C# => Ruby Culture Shock #1: ‘Private’ Methods Ain’t So Private

This is the first in what I hope to be a series of little posts about the little flashes of ‘culture shock’ that I experience as I start to move from C# to Ruby as my day-to-day programming language.

Here we’re going to look at the subtle yet significant difference in how method access modifiers work in Ruby and C#.

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DataMapper: A Better ORM for Ruby

One of the things that’s always irritated my about rails’ ActiveRecord framework is the way that the domain model lives in the database.Don’t get me wrong: it’s very clever, and a great showcase for ruby’s metaprogramming features, which will blow average C# / Java mind the mind when they first see it.

In rails, you build a database of your domain model, and create empty classes with the names of the domain entities (conventionally the singular of a database table name) which inherit from ActiveRecord. ActiveRecord then looks at your database, and using the magic of metaprogramming, hydrates your object with a bunch of properties that map to the database fields.

But I prefer to write my models in the code, and if you do too, you might want to take a look at DataMapper.

Hire Me

I bring you good news and bad news, dear reader.

The bad news is that it looks as if my present client may be running out of interesting work for me to do, for the time being, which is a real shame as I’m greatly enjoying working there.

The good news though is that this means I’m now available for hire again! If you need an experienced, charismatic programmer, technical architect or coach to join or lead a team of programmers, and you’re serious about that team producing high-quality code that delivers maximum value to its users and enjoying it as they do so, then I think it’s time we had a little chat.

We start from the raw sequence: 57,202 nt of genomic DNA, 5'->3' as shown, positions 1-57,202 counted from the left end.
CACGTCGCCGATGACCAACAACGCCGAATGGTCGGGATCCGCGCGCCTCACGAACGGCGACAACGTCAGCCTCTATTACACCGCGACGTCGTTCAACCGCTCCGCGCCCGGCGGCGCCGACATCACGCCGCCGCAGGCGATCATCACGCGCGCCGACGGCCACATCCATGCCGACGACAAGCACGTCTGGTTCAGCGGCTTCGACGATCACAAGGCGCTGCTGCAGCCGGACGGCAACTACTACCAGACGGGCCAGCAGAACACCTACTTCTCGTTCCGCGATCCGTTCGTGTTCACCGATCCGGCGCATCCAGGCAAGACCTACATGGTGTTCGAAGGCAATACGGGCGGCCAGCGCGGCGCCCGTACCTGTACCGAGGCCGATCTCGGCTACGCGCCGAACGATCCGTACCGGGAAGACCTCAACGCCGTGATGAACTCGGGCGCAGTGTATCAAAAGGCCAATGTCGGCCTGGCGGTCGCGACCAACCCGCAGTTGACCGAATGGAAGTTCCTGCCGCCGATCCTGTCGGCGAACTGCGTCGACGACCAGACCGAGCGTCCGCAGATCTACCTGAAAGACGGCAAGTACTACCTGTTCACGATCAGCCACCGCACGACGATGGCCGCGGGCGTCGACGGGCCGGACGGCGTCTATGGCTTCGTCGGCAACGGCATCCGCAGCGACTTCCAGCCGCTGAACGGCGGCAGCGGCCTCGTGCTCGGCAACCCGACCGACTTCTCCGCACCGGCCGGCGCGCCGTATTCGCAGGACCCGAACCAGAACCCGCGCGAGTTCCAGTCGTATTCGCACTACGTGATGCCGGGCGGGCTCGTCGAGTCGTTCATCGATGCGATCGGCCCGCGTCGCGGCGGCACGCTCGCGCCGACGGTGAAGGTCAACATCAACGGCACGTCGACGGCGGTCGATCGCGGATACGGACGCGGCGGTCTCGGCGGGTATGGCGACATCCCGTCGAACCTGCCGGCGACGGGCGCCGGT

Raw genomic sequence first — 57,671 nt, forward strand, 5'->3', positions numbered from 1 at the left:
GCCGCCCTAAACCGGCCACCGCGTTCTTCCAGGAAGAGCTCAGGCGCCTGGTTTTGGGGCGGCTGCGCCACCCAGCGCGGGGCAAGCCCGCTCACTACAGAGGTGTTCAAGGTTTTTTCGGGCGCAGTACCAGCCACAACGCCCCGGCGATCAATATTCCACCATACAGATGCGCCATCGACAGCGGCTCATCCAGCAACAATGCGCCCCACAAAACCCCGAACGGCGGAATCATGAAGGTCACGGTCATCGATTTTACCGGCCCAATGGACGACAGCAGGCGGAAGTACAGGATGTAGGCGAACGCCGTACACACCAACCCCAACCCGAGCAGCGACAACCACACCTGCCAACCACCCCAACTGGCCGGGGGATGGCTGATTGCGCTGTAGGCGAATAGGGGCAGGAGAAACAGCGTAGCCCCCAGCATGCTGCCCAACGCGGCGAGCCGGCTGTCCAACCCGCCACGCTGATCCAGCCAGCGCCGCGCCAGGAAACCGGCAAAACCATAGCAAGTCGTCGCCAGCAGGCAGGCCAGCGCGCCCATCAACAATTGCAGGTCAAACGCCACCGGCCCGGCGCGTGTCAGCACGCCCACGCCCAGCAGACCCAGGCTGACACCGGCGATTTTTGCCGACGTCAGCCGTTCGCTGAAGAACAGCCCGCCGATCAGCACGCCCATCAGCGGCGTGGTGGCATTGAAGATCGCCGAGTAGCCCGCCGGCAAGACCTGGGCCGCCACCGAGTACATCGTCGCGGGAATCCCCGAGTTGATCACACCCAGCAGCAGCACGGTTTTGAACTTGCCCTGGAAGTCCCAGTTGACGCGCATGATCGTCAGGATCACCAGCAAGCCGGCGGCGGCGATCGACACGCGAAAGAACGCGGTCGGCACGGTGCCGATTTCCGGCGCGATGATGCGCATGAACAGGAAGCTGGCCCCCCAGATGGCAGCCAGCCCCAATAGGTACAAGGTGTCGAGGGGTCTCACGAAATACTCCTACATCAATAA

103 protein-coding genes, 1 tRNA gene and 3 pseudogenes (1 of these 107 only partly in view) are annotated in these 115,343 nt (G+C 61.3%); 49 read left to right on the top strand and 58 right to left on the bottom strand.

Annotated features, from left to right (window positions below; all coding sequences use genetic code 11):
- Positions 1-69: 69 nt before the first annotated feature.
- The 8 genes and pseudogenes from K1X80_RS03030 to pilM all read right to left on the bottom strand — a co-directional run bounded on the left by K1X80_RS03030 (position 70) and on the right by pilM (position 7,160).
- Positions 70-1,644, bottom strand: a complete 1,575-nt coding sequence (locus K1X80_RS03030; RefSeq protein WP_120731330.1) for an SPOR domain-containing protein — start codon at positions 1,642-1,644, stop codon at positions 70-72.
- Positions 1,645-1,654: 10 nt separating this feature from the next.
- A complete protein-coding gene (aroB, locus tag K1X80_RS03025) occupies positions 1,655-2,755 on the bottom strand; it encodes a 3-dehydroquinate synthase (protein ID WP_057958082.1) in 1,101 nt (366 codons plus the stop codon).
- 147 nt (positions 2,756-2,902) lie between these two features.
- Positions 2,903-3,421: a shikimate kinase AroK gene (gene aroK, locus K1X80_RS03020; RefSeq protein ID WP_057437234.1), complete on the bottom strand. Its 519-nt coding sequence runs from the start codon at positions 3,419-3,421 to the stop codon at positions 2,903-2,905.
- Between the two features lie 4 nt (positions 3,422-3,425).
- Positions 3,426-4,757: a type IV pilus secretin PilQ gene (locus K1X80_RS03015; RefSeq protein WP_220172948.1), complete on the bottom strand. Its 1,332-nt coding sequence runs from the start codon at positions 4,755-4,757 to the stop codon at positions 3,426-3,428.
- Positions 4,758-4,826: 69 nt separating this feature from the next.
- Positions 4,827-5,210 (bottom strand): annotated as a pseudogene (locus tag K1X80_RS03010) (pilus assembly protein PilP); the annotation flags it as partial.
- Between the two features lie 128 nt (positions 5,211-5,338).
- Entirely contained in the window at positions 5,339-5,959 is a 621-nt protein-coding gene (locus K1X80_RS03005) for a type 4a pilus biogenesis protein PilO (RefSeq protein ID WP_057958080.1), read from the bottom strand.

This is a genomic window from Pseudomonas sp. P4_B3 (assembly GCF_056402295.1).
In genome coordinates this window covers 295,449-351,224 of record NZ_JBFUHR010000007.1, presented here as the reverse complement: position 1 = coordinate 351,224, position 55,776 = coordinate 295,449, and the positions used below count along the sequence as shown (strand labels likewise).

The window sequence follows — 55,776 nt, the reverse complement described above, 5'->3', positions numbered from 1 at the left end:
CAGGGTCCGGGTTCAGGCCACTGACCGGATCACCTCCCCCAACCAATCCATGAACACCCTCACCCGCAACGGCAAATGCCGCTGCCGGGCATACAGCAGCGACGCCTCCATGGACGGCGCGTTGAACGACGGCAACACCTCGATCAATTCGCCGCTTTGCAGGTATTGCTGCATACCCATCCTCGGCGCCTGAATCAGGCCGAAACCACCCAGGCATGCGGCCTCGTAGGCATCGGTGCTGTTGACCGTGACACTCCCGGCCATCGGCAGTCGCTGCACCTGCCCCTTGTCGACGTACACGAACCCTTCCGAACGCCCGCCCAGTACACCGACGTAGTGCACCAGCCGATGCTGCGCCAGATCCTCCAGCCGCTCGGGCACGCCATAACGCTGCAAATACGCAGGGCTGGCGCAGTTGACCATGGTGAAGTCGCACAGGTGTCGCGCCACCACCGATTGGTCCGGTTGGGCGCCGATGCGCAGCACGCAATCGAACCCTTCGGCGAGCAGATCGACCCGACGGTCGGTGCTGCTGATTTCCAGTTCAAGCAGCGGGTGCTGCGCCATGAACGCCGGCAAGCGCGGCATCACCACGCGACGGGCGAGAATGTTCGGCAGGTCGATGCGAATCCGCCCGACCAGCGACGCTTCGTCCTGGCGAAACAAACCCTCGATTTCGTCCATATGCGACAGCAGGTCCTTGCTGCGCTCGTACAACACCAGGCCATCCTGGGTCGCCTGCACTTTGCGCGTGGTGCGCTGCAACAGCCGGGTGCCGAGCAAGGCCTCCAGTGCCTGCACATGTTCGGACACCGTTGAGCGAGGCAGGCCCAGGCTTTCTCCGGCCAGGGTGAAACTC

Read more here: http://mattwynne.net/work/cv/programmer/

Fetch and Parse HTML Web Page Content From Bash. Wow.

Okay, this is another one of those linux newbie posts where I tried to figure out how to do something that’s probably really obvious to all you seasoned hackers out there.

Anyway here I go clogging up the internet with a post that somebody, somewhere will hopefully find useful.

Are you that person? Well… have you ever used the shell command curl to fetch a web page? It’s cool, isn’t it, but you do end up with a splurge of ugly HTML tags in your terminal shell:


So… how about we parse that HTML into something human-readable?

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Browser History That Doesn’t Suck?

I just came across this post from Kevin Lim about a cool new tool for the (Apple-based) Safari browser called SafariStand.

A bit like HistoryHound, this plug-in allows you to quickly search your browser history, review it as thumbnails, and has a killer, iTunes-style cover-flow view of your history called History Flow:

Like Kevin, I’m still not satisfied with this, and would like to see something more like TrailBlazer, that allows me to visualise my browsing history as paths and branches.

Ideally I’d also like this data to be shared so I can socialise with other people who hang out on the same bits of the internet as I do.

Maybe it’s time to dig out that firefox extension tutorial again..?

WatiN Goes Cross-Browser

The WatiN (Web Application Testing In .Net) framework, a port of the popular watir framework in ruby, has recently announced support for Firefox. This should make it a compelling alternative to selenium, especially as it looks to be a good deal quicker.

Sweet. Now if only I had a way to serve up an ASP.NET web application from code. Could this be what I need?

Automating Javascript Unit Tests / Specs – Part 1

I’m building an Adobe Air application at the moment, which basically means loads of javascript development.

We’re building it pure test-first, and have kicked off using jsUnit to get us started with something simple, flipping to the browser when we make a change and hitting the ‘run’ button in the jsTest testrunner HTML page.

I’m starting to find this quite unsatisfactory, however.

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